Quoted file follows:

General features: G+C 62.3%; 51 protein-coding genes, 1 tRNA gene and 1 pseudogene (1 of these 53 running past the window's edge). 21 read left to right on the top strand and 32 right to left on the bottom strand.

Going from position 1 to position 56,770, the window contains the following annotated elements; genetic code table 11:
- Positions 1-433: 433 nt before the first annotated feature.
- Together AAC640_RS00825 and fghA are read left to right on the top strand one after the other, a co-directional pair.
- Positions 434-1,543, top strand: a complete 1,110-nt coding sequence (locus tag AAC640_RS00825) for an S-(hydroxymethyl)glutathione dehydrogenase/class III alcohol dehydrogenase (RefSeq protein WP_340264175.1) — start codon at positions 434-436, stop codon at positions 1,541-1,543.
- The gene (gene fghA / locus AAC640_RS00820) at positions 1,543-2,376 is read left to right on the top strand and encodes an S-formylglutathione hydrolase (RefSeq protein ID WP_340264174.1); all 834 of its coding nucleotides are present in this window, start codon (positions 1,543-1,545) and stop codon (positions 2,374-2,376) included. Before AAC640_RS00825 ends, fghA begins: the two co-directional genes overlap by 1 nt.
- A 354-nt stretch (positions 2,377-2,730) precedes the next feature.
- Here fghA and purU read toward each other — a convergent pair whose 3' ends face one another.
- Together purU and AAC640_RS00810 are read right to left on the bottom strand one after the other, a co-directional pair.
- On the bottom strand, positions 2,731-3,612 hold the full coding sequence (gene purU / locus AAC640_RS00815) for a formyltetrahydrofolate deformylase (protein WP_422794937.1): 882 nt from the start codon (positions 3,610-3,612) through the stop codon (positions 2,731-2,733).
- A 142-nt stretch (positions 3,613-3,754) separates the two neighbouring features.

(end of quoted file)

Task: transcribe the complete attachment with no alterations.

General features: G+C 62.3%; 51 protein-coding genes, 1 tRNA gene and 1 pseudogene (1 of these 53 running past the window's edge). 21 read left to right on the top strand and 32 right to left on the bottom strand.

Going from position 1 to position 56,770, the window contains the following annotated elements; genetic code table 11:
- Positions 1-433: 433 nt before the first annotated feature.
- Together AAC640_RS00825 and fghA are read left to right on the top strand one after the other, a co-directional pair.
- Positions 434-1,543, top strand: a complete 1,110-nt coding sequence (locus tag AAC640_RS00825) for an S-(hydroxymethyl)glutathione dehydrogenase/class III alcohol dehydrogenase (RefSeq protein WP_340264175.1) — start codon at positions 434-436, stop codon at positions 1,541-1,543.
- The gene (gene fghA / locus AAC640_RS00820) at positions 1,543-2,376 is read left to right on the top strand and encodes an S-formylglutathione hydrolase (RefSeq protein ID WP_340264174.1); all 834 of its coding nucleotides are present in this window, start codon (positions 1,543-1,545) and stop codon (positions 2,374-2,376) included. Before AAC640_RS00825 ends, fghA begins: the two co-directional genes overlap by 1 nt.
- A 354-nt stretch (positions 2,377-2,730) precedes the next feature.
- Here fghA and purU read toward each other — a convergent pair whose 3' ends face one another.
- Together purU and AAC640_RS00810 are read right to left on the bottom strand one after the other, a co-directional pair.
- On the bottom strand, positions 2,731-3,612 hold the full coding sequence (gene purU / locus AAC640_RS00815) for a formyltetrahydrofolate deformylase (protein WP_422794937.1): 882 nt from the start codon (positions 3,610-3,612) through the stop codon (positions 2,731-2,733).
- A 142-nt stretch (positions 3,613-3,754) separates the two neighbouring features.